Sunday, October 29, 2006

Activision History

Prior to the formation of Activision, software for video game consoles was published exclusively by the makers of the systems for which the games were designed. For example, Atari was the only publisher of games for the Atari 2600. This was particularly galling to the developers of the games, as they received no financial rewards for games that did well, and didn't even receive credit in the manuals. After watching a number of games turn into multi-million-dollar best sellers, a number of programmers decided they had had enough and left. Activision became the first third-party game publisher for game consoles.[1]

The company was founded by former music industry executive Jim Levy and former Atari programmers David Crane, Larry Kaplan, Alan Miller and Bob Whitehead. Atari's company policy at the time was not to credit game creators for their individual contributions; Levy took the approach of crediting and promoting game creators along with the games themselves. This was an important draw that helped the newly formed company attract experienced talent. Crane, Kaplan, Levy, Miller, and Whitehead received the Game Developers Choice "First Penguin" award in 2003 in recognition of this step.

The departure of the four programmers, whose titles made up more than half of Atari's cartridge sales at the time, caused legal action between the two companies which was not ultimately settled until 1982. As the market for game consoles started to decline, Activision branched out, producing game titles for home computers as well, and acquiring smaller publishers.

In 1982, Activision released Pitfall!, which is considered by many to be the first platform game as well as the best selling title on the 2600. Although the team's technical prowess had already been proven, it was Pitfall! that turned them into a huge success. This not only resulted in a legion of clones, including stand-up arcade games, but can be said to have launched the entire platform genre which became a major part of video games through the 1980s.

In 1985, Activision merged with struggling text adventure pioneer Infocom. Jim Levy was a big fan of Infocom's titles and wanted Infocom to remain solvent. However, about six months after the "InfoWedding", Bruce Davis took over as CEO of Activision. Davis was against the merger from the start and was heavy-handed in management of them. He also forced marketing changes on Infocom which caused sales of their games to plummet. Eventually, in 1989, after several years of losses, Activision closed down the Infocom studios in Cambridge, Massachusetts extending to only 11 of the 26 employees an offer to relocate to Activision's headquarters in Silicon Valley; five did.

In 1988 Activision started to get involved in other types of software besides video games, such as business applications. As a result, Activision changed its corporate name to Mediagenic in order to have a name that would globally represent all its fields of activities.(Mediagenic is often mistaken to be a company that purchased Activision but in reality it was only Activision with a different name). Despite this change, Mediagenic continued to largely use the Activision brand on its video games of the various platforms it was publishing for, notably the Nintendo Entertainment System, the Sega Master System, the Atari 7800, Commodore 64 and Amiga. The decision of the company to get involved in various fields at the expense of video gaming proved to be a move so bad that in 1992 Mediagenic filed for Chapter 11 bankruptcy protection.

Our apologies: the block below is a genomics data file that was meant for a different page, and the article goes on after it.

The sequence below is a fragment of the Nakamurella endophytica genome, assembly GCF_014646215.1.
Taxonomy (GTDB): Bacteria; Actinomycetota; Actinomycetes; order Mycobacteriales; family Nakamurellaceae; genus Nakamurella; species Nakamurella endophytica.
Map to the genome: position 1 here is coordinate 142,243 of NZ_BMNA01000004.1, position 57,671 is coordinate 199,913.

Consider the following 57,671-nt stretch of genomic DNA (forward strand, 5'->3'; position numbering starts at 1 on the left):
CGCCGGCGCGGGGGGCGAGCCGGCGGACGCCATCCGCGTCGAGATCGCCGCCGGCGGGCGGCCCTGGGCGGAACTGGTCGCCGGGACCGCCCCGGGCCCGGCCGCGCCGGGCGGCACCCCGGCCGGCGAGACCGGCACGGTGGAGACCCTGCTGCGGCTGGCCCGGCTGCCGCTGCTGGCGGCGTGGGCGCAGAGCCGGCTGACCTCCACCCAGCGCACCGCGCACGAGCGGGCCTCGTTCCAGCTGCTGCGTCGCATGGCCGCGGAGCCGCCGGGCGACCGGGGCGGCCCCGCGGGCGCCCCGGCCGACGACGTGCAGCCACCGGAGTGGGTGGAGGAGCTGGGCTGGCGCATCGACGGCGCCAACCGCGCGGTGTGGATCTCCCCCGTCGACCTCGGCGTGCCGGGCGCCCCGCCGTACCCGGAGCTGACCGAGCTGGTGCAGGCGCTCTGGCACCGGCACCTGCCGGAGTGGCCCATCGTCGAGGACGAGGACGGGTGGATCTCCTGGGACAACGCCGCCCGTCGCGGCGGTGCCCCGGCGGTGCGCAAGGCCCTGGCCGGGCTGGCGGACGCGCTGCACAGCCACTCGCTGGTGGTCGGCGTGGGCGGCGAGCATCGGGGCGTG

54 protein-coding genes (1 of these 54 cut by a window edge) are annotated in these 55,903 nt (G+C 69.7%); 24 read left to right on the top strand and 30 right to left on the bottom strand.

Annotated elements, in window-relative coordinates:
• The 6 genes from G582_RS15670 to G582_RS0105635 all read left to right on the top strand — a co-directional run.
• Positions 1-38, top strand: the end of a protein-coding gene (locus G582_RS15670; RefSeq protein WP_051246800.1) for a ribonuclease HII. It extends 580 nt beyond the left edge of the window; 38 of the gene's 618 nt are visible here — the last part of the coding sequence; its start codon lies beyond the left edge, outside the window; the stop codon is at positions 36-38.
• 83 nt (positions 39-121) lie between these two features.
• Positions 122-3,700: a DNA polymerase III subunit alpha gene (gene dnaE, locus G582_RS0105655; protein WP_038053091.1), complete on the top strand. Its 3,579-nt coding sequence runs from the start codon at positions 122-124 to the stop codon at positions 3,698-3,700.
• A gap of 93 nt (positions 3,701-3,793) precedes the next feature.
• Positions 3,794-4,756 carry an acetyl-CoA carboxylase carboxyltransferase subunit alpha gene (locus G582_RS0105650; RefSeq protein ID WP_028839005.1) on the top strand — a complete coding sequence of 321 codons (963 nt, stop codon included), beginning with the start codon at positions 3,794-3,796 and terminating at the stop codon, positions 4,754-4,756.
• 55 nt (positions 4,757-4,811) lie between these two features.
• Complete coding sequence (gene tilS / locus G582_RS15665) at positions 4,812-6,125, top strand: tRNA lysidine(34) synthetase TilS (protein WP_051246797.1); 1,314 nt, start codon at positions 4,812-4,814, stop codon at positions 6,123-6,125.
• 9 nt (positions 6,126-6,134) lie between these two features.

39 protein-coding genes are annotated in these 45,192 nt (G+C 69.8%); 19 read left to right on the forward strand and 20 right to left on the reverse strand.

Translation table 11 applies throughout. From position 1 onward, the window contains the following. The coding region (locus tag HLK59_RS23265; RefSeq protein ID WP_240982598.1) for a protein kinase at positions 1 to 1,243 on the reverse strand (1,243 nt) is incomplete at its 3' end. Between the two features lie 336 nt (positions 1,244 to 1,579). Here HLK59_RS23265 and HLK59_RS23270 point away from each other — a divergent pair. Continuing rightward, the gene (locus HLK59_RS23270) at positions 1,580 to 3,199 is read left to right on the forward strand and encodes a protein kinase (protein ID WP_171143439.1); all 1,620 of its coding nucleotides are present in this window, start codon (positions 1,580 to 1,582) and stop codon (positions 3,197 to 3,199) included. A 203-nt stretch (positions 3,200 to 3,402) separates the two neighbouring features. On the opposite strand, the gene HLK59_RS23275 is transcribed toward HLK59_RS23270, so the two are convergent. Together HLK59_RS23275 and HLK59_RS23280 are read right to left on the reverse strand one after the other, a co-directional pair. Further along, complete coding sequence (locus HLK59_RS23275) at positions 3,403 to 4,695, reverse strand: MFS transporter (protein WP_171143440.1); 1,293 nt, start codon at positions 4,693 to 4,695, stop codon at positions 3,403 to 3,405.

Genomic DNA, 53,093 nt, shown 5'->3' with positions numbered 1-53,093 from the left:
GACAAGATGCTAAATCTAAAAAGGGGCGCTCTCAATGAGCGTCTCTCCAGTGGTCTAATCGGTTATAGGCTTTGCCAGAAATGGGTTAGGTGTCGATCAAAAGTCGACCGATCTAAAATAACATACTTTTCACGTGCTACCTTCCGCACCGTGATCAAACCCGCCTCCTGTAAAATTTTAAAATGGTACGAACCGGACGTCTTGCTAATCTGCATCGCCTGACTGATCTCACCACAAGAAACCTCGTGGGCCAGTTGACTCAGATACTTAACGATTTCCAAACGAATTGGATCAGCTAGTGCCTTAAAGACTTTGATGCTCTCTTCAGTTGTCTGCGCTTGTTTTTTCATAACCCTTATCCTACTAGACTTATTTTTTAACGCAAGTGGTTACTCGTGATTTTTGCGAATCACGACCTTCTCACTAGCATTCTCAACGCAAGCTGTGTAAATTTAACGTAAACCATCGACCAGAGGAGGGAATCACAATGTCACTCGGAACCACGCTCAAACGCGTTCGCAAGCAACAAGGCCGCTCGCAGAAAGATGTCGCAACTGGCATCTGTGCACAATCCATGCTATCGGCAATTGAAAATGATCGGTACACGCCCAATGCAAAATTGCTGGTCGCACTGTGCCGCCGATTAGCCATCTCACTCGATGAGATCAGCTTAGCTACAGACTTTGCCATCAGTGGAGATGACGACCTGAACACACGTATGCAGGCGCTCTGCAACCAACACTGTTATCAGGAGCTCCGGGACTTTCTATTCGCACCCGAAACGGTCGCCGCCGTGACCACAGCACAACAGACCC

The new Activision
The failure of Mediagenic resulted in a reorganization and merger with The Disc Company with Mediagenic again being the acquirer. After emerging from bankruptcy, Mediagenic officially changed its entity name back to Activision in the state of Delaware on December 1992. At that point Activision moved its headquarters from Silicon Valley to Southern California. While emerging from bankruptcy, it continued to develop games for PCs and video game consoles and resumed making strategic acquisitions. Activision chose from then on to only concentrate itself in video gaming and nothing else.

In 1991 Activision packaged 20 of Infocom's past games into a CD-ROM collection called The Lost Treasures of Infocom sans most of the "feelies" Infocom was famous for. The success of this compilation led to the 1992 release of 11 more Infocom titles in The Lost Treasures of Infocom II.

In 2003, Activision, along with several other game software publishers, was investigated by the U.S. Securities and Exchange Commission for its accounting practices, namely the use of the "return reserve" to allegedly smooth quarterly results.

In 2004, the company marked its 25th anniversary, and stated that it had posted record earnings and the twelfth consecutive year of revenue growth.

In 2006, Activision secured the video game license to make games based on the world of James Bond from MGM Interactive. An exclusive agreement between the two begins in September 2007 with Activision's first game set to be released in May 2008.

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